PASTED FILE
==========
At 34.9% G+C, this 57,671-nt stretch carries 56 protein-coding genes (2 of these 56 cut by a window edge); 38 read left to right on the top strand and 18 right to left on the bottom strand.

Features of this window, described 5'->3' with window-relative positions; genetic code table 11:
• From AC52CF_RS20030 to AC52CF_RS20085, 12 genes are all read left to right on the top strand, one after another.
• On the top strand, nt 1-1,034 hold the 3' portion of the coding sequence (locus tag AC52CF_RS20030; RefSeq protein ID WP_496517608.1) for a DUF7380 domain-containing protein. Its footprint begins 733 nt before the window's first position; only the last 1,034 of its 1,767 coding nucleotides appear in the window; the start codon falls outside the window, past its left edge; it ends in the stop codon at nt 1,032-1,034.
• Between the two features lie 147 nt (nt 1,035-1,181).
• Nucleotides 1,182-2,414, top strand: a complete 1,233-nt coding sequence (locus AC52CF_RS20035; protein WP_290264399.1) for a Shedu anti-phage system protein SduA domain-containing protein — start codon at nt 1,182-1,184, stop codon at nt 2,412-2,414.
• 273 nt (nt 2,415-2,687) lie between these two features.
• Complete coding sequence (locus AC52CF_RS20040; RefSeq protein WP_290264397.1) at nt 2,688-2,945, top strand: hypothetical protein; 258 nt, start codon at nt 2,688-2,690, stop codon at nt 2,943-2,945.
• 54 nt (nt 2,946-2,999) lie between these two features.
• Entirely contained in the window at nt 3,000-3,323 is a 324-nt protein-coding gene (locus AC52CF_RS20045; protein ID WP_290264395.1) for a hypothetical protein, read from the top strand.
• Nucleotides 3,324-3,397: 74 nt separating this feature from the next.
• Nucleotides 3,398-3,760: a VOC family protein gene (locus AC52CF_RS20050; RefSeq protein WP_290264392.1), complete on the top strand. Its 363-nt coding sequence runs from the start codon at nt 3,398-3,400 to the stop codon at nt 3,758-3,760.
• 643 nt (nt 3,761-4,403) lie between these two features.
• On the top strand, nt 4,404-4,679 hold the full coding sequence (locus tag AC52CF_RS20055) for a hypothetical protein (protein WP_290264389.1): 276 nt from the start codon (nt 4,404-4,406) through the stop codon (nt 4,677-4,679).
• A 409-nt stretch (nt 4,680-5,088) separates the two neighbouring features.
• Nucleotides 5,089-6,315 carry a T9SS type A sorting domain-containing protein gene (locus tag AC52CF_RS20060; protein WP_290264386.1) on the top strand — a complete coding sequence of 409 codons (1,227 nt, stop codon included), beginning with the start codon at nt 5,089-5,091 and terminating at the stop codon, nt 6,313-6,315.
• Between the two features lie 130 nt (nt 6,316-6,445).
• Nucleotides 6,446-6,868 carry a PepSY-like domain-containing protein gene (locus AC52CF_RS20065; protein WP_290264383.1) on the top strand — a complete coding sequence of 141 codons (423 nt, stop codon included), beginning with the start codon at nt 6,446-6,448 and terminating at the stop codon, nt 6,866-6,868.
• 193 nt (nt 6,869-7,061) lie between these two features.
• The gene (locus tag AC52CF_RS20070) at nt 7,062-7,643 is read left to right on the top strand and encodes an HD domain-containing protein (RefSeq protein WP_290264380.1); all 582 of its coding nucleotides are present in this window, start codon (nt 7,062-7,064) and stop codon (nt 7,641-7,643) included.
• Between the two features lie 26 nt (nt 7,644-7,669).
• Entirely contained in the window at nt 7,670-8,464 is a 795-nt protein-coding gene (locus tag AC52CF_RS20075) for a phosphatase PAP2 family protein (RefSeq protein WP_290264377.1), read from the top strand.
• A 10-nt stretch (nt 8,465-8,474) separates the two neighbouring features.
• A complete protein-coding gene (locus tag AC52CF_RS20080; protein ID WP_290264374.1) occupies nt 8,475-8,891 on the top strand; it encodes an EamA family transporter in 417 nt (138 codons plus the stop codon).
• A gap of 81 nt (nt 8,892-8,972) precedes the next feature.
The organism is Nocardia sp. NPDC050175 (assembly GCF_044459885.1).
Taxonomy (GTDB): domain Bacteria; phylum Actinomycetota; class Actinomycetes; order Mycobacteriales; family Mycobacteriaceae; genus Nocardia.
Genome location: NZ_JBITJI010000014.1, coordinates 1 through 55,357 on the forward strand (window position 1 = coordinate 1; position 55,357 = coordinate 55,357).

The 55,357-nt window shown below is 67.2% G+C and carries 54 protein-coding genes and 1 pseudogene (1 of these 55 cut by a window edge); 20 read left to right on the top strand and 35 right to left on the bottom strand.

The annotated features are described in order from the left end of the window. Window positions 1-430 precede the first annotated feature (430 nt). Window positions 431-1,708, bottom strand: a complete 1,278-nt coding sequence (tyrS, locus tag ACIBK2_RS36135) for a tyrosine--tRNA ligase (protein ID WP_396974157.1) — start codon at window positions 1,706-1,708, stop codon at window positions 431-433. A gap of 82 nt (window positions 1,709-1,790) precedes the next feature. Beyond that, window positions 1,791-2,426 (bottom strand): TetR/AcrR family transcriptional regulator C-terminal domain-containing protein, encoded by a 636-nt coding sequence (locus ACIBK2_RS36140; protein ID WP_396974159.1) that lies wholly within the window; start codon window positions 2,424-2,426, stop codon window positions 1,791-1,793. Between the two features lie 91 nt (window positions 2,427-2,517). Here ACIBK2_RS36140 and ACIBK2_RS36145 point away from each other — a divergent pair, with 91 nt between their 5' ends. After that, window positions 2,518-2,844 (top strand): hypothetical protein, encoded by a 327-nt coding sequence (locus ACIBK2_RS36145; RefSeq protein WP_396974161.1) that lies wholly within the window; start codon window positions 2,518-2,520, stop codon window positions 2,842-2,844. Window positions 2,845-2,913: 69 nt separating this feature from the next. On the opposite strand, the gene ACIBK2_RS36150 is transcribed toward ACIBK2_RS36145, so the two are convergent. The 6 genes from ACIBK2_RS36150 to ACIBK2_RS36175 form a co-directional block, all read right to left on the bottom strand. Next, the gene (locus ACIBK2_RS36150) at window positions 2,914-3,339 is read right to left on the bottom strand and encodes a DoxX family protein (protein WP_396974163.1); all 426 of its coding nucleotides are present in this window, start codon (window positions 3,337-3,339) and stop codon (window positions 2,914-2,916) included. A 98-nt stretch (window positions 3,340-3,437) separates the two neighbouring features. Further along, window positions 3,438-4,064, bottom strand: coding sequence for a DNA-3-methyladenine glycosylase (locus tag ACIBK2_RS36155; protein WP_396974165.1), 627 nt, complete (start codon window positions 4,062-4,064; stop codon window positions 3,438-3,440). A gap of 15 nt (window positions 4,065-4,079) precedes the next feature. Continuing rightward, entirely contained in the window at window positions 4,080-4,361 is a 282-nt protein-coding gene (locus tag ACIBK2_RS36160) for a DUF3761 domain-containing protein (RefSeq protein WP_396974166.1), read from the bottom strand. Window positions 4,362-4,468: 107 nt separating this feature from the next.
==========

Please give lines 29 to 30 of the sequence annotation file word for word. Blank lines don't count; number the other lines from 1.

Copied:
The 55,357-nt window shown below is 67.2% G+C and carries 54 protein-coding genes and 1 pseudogene (1 of these 55 cut by a window edge); 20 read left to right on the top strand and 35 right to left on the bottom strand.

The annotated features are described in order from the left end of the window. Window positions 1-430 precede the first annotated feature (430 nt). Window positions 431-1,708, bottom strand: a complete 1,278-nt coding sequence (tyrS, locus tag ACIBK2_RS36135) for a tyrosine--tRNA ligase (protein ID WP_396974157.1) — start codon at window positions 1,706-1,708, stop codon at window positions 431-433. A gap of 82 nt (window positions 1,709-1,790) precedes the next feature. Beyond that, window positions 1,791-2,426 (bottom strand): TetR/AcrR family transcriptional regulator C-terminal domain-containing protein, encoded by a 636-nt coding sequence (locus ACIBK2_RS36140; protein ID WP_396974159.1) that lies wholly within the window; start codon window positions 2,424-2,426, stop codon window positions 1,791-1,793. Between the two features lie 91 nt (window positions 2,427-2,517). Here ACIBK2_RS36140 and ACIBK2_RS36145 point away from each other — a divergent pair, with 91 nt between their 5' ends. After that, window positions 2,518-2,844 (top strand): hypothetical protein, encoded by a 327-nt coding sequence (locus ACIBK2_RS36145; RefSeq protein WP_396974161.1) that lies wholly within the window; start codon window positions 2,518-2,520, stop codon window positions 2,842-2,844. Window positions 2,845-2,913: 69 nt separating this feature from the next. On the opposite strand, the gene ACIBK2_RS36150 is transcribed toward ACIBK2_RS36145, so the two are convergent. The 6 genes from ACIBK2_RS36150 to ACIBK2_RS36175 form a co-directional block, all read right to left on the bottom strand. Next, the gene (locus ACIBK2_RS36150) at window positions 2,914-3,339 is read right to left on the bottom strand and encodes a DoxX family protein (protein WP_396974163.1); all 426 of its coding nucleotides are present in this window, start codon (window positions 3,337-3,339) and stop codon (window positions 2,914-2,916) included. A 98-nt stretch (window positions 3,340-3,437) separates the two neighbouring features. Further along, window positions 3,438-4,064, bottom strand: coding sequence for a DNA-3-methyladenine glycosylase (locus tag ACIBK2_RS36155; protein WP_396974165.1), 627 nt, complete (start codon window positions 4,062-4,064; stop codon window positions 3,438-3,440). A gap of 15 nt (window positions 4,065-4,079) precedes the next feature. Continuing rightward, entirely contained in the window at window positions 4,080-4,361 is a 282-nt protein-coding gene (locus tag ACIBK2_RS36160) for a DUF3761 domain-containing protein (RefSeq protein WP_396974166.1), read from the bottom strand. Window positions 4,362-4,468: 107 nt separating this feature from the next.